2 (28.6) 2
2 (22.2) 2
Infections and infestations
1 (16.7) 1
1 (11.1) 1
3 (33.3) 4
Upper respiratory tract infection
2 (22.2) 2
Skin and subcutaneous tissue disorders
2 (28.6) 2
3 (50.0) 3
1 (11.1) 1
1 (11.1) 2
Six (19%) subjects experienced an AE that was considered likely related to study medication. These included nausea, dry mouth, and diarrhea (N = 1 for 0.1, 0.3 mg/m2 beloranib and placebo, n = 3 for 0.9 mg/m2). All were considered mild/moderate in intensity and resolved spontaneously without deviation from treatment schedule.
There were no dose-limiting toxicities associated with beloranib and no deaths. One subject in the 0.3 mg/m2 group experienced two SAEs of moderate chest pain and back pain. Both events occurred 1 month after the final infusion of study drug and were deemed unrelated to study medication. There were no clinically significant hematology or serum chemistry findings in any subjects.
Blood samples were obtained at each visit and assessed for pharmacokinetic parameters. On Day 26, plasma beloranib concentrations were generally too low in the 0.1 mg/m2 group for determination of PK parameters other than Cmax and Tmax (Supporting Information Table 1). The Day 26 Cmax for beloranib was 0.078, 0.53, and 2.1 ng/mL and the Tmax was 1.08, 1.06, and 1.08 hours for 0.1, 0.3, and 0.9 mg/m2 beloranib groups, respectively. The T1/2 of beloranib was approximately 4 and 6.5 hours and the AUC∞ was 1.6 and 11.3 for the 0.3 and 0.9 mg/m2 beloranib groups on Day 26. Apparent volume of distribution (Vz) was lower at the 0.9 mg/m2 group compared to the 0.3 mg/m2 group.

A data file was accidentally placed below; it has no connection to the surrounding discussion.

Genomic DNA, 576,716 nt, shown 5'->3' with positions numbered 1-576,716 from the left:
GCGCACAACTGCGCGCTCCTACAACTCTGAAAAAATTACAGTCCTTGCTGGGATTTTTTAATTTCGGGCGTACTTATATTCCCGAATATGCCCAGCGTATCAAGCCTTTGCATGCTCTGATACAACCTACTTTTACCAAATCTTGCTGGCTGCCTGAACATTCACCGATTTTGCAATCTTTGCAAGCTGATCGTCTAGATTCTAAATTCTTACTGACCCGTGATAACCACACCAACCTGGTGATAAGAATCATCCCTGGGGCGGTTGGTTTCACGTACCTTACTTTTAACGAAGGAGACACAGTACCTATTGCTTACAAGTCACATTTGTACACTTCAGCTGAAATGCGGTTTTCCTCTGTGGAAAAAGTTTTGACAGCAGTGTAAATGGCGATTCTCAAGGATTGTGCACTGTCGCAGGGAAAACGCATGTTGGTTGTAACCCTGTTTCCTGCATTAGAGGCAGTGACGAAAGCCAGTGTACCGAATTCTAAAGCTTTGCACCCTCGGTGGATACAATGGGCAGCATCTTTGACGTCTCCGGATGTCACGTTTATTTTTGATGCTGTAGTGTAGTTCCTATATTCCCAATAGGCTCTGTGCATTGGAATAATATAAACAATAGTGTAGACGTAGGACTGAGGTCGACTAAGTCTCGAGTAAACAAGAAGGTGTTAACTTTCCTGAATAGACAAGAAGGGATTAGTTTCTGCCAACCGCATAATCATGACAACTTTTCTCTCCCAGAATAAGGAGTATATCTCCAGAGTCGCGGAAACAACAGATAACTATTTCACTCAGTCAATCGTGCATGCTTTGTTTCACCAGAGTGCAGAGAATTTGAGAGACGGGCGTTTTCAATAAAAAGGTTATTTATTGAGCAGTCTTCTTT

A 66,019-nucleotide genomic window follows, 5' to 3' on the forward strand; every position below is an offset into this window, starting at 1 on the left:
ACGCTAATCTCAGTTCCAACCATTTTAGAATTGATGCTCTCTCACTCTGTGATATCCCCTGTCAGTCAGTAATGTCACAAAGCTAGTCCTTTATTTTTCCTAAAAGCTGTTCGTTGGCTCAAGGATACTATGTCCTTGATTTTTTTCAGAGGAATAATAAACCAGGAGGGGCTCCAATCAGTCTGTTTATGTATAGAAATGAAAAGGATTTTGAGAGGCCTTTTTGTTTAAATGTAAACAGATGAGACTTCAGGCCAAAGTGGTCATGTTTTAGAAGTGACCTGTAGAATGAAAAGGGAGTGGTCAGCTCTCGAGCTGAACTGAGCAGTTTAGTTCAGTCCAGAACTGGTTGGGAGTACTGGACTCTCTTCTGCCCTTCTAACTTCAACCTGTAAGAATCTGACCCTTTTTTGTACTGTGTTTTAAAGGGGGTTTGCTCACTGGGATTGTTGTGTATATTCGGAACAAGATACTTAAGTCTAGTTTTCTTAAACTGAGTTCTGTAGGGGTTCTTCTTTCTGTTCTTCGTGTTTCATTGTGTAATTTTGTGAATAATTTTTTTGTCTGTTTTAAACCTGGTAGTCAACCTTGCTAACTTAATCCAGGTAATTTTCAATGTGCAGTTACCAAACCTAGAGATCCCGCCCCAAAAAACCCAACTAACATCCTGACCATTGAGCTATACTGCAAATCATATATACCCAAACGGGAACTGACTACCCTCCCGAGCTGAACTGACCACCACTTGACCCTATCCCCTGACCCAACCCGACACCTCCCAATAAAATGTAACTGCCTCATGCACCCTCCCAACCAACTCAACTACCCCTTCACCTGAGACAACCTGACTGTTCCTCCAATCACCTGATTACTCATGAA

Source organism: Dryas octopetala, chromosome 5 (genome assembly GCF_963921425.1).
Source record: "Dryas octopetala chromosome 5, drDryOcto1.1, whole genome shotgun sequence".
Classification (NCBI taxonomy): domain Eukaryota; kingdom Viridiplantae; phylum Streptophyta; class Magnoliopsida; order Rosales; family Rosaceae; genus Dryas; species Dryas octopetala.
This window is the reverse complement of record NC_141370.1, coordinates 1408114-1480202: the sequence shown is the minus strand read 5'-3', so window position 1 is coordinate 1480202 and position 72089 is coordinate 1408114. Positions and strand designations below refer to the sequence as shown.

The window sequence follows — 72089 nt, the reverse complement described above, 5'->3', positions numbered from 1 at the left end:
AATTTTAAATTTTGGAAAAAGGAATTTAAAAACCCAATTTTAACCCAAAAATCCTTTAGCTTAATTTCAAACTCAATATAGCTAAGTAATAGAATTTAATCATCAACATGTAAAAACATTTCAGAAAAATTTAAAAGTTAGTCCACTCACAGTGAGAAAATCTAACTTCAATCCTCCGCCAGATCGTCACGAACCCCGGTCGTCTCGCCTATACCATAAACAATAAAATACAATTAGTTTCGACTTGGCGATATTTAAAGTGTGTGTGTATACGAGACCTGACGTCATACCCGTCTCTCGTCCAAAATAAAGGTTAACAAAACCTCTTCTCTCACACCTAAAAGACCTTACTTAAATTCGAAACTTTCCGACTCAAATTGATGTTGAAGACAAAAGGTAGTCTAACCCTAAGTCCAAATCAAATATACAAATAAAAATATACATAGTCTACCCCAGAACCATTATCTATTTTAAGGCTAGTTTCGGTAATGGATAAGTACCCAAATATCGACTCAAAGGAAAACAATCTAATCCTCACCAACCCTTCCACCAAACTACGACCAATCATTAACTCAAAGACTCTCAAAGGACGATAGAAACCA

Table 2. Percent change from baseline in bodyweight, hunger, and cardiometabolic risk factors
0.1 mg/m2N = 6
0.3 mg/m2N = 6
0.9 mg/m2N = 8
Placebo N = 6
Percent values for change from Day 26 to baseline (Day 1) are mean (95% CI), except where indicated. Baseline and Day 26 values are mean (SD). All analyses performed on the Per Protocol population. VAS hunger scores range from 1 to 10, with higher values indicating greater self-reported hunger over the 2 days preceding the assessment. HMW adiponectin and FGF-21 were only measured in 0.9 mg/m2 and placebo groups.